"Buck, Dirk Burton. I know who's behind those planes falling out of the sky. … Not on an open line. … Meet me at the usual spot."
Now this is interesting. Dirk is a quite different character here than he is in the book. He's been conveniently and sensibly transplanted to New York, but more than that he seems to have been changed from nervous whistleblower to full-blown schizophrenic. Jack Langedijk — a sort of poor man's Hank Azaria — plays Dirk as a man tormented by voices and hau
nting half-glimpses of a massive conspiracy.
This makes movie-Dirk a lot more fun than novel-Dirk, but it's a curious choice for the filmmakers. It's an admission of sorts that their beliefs about the future seem similar to the ramblings of an unstable conspiracy theorist who imagines nefarious connections he's unable to defend. It's like an admission that their beliefs are indistinguishable from madness.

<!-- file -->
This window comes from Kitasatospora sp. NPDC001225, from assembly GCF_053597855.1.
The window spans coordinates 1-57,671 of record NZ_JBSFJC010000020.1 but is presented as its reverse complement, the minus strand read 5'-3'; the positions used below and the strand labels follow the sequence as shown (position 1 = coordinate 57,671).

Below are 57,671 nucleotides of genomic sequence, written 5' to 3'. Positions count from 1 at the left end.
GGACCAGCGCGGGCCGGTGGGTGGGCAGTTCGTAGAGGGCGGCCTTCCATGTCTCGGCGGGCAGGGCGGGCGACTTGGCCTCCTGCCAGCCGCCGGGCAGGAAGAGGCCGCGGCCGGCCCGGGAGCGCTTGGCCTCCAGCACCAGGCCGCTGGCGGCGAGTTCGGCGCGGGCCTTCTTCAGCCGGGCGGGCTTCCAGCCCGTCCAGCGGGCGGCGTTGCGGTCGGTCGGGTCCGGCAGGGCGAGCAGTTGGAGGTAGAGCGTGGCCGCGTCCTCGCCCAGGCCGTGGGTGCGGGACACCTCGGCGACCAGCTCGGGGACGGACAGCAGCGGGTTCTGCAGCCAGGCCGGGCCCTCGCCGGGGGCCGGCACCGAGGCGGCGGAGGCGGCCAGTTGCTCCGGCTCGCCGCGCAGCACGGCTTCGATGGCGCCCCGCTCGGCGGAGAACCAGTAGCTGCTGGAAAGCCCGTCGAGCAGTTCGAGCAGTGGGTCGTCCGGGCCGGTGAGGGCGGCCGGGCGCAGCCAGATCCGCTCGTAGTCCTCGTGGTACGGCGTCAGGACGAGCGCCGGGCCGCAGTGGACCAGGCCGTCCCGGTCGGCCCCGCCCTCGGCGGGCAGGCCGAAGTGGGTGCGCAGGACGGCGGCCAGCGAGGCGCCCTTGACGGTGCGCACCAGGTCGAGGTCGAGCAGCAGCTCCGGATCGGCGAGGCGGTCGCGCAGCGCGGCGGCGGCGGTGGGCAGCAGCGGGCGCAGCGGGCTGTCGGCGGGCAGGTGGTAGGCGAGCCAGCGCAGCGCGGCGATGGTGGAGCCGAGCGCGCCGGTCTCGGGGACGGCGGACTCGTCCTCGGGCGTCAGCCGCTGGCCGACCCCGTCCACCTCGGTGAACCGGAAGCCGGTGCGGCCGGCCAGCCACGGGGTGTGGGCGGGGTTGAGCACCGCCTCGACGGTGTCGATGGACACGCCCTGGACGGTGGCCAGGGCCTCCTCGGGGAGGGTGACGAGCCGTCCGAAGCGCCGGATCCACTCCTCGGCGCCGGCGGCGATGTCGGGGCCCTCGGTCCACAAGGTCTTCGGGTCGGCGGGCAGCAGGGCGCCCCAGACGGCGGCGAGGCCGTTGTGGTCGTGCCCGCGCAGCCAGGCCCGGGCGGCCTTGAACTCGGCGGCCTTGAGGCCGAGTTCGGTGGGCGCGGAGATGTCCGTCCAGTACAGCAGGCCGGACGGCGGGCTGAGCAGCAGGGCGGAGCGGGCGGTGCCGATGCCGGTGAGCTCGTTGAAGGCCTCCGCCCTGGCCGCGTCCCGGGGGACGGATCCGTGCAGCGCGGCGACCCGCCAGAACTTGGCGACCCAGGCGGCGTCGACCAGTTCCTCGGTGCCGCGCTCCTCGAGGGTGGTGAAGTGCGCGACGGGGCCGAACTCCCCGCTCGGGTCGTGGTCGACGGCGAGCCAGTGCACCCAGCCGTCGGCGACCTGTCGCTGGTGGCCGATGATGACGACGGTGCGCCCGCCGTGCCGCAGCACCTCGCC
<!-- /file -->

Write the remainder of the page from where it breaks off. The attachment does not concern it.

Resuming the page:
That could be an astute starting point if they were really interested in convincing the rest of us that their premillennial dispensationalist Bible-prophecy-seminar vision of the future is true. "You might think I'm crazy," was, not coincidentally, the first line of the title song from the soundtrack that we just heard a moment ago, and that's not a bad first line when you're describing your belief in something that might, in fact, make others think you're crazy. But the next step ought to be to say, "Let me prove to you that this crazy-sounding thing is actually true, and therefore not crazy to believe."